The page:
Why can't we shake this practice?
Before we begin, two important notes!
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Last August, I was on vacation with some friends, and by the end of the week we all christened each other with nicknames. Some are too naughty to divulge here, but one friend became “Tailgate,” always the party bringing up the rear, and I became “Scapegoat.” Maybe it’s my goody-two-shoes-ness, or maybe it’s because I’m always (over-)involved in the details of other peoples’ lives, but the joke became to blame me for everything. Someone late for dinner? Elise’s fault. Can’t find a wallet? Blame Elise! And honestly, it was hilarious! We’re making t-shirts for our reunion tour next year.
When I got home though, I thought about the word scapegoat. Obviously, we all know its general definition, but what’s its source?
It’s from Leviticus, in the third book of the Torah:
8 Then Aaron shall cast lots for the two goats: one lot for the Lord and the other lot for the scapegoat. 9 And Aaron shall bring the goat on which the Lord’s lot fell, and offer it as a sin offering. 10 But the goat on which the lot fell to be the scapegoat shall be presented alive before the Lord, to make atonement upon it, and to let it go as the scapegoat into the wilderness. The New King James Version (Nashville: Thomas Nelson, 1982), Le 16:8–10.
Scapegoat is translated from the Hebrew word ăzāzêl—apparently the only place this word appears in the Bible. Its meaning is debated (does it mean escape, cliff, is it a demon or spirit, etc.), though the implications of this Yom Kippur atonement ritual are not: The goat carried the sins of the people, and so it was driven into the wilderness. Or sacrificed.
Here is Father Richard Rohr from The Universal Christ:
“For me, the Hebrew Scripture that most lays the foundation for understanding the death of Jesus is found in Leviticus 16, which French philosopher and historian René Girard calls the most effective religious ritual ever created. On the ‘Day of Atonement’ the high priest Aaron was instructed to symbolically lay all the sins of the people on one unfortunate goat, and the people would then beat the animal until it fled into the desert. (The word ‘scapegoat’ came from the phrase ‘escaping goat,’ used in early English translations of the Bible.) It was a vividly symbolic act that helped to unite and free the people in the short term. It foreshadowed what we Catholics would later call ‘general absolution’ or ‘public confession.’ Instead of owning our sins, this ritual allowed us to export them elsewhere—in this case onto an innocent animal.”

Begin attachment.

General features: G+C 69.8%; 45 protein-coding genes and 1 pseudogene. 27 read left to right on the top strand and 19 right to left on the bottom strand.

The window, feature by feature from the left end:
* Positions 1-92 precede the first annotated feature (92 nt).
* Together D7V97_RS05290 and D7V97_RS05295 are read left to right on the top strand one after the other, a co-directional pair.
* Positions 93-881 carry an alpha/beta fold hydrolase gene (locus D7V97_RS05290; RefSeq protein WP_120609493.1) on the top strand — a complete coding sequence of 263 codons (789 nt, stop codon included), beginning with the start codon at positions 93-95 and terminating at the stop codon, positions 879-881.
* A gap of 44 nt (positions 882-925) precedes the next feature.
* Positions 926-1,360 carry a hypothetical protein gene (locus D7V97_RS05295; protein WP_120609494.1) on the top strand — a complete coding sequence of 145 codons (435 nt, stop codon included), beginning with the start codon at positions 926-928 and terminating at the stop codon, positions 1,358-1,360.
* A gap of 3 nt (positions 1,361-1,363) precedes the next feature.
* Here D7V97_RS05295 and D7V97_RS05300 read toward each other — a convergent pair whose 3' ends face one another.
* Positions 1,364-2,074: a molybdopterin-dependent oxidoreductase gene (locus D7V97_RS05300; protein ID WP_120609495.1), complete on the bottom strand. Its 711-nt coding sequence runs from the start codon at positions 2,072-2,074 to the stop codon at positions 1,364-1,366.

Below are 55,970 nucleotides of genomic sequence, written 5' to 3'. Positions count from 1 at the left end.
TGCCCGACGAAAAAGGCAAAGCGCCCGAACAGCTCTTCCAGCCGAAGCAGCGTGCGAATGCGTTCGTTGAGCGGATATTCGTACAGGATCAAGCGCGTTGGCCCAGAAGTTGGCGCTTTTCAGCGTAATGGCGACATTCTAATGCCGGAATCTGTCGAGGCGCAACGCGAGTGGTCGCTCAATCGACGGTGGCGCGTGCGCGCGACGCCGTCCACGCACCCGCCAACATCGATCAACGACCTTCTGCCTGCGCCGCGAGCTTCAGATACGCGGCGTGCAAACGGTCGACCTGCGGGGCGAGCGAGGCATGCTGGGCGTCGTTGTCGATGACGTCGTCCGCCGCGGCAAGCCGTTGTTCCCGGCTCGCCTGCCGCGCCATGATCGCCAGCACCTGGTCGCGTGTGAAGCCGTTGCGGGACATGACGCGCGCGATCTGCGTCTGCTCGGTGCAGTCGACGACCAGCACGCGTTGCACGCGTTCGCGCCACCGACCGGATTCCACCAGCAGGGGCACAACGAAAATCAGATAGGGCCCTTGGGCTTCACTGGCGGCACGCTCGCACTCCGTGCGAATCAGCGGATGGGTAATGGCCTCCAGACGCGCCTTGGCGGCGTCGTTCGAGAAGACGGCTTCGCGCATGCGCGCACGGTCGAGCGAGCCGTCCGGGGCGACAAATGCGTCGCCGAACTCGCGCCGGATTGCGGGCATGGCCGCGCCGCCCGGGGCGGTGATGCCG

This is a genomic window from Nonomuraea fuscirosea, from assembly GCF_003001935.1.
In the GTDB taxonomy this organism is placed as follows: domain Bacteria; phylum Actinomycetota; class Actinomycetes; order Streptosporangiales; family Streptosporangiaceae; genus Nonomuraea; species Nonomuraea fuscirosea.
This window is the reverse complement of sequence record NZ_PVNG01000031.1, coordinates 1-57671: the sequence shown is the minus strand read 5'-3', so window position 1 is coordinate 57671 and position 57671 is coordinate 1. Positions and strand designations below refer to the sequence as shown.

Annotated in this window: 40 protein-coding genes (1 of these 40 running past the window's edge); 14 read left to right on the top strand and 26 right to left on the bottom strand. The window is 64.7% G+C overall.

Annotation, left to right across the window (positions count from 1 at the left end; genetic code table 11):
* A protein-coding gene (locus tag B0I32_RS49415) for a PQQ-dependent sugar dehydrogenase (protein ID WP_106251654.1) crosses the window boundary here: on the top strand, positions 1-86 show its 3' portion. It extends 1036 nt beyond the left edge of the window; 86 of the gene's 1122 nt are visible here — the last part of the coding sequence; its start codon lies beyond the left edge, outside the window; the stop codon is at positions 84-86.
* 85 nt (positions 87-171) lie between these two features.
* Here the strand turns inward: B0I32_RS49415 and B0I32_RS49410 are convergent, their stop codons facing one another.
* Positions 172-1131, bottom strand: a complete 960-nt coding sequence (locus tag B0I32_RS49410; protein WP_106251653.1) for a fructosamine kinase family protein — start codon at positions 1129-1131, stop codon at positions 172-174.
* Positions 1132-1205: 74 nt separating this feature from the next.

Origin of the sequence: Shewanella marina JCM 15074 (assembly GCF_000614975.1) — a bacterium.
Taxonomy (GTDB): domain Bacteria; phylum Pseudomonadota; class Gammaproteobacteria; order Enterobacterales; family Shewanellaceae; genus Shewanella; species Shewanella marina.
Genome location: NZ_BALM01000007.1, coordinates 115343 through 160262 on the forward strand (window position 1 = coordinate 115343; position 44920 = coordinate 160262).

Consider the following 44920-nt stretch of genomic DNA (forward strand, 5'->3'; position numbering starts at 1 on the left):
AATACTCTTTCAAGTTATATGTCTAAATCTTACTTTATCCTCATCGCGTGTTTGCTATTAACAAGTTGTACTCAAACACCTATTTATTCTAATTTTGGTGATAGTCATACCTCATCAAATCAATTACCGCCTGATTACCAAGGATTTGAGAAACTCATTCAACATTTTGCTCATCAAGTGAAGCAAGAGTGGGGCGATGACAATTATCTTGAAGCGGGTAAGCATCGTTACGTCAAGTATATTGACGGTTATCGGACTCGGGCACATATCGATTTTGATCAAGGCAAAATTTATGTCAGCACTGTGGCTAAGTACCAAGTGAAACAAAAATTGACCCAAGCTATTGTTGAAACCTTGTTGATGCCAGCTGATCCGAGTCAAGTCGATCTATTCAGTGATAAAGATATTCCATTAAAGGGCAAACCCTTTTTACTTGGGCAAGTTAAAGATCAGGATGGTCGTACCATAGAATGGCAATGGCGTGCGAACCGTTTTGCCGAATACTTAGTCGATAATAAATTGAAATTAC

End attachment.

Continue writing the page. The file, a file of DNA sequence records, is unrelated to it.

As Rohr explains, this ritual eventually allowed us to export our sins onto the body of Christ, although Jesus never said that he died for our sins. (Paul did.) Point being, we have a long, human history of looking for people or animals to blame, on whom we might be able to place all of our bad feelings. Quite simply, we love a scapegoat. It’s convenient.
Forgive me for the extra lengthy passage, but I need to give you some Carl Jung, from The Undiscovered Self, where he writes: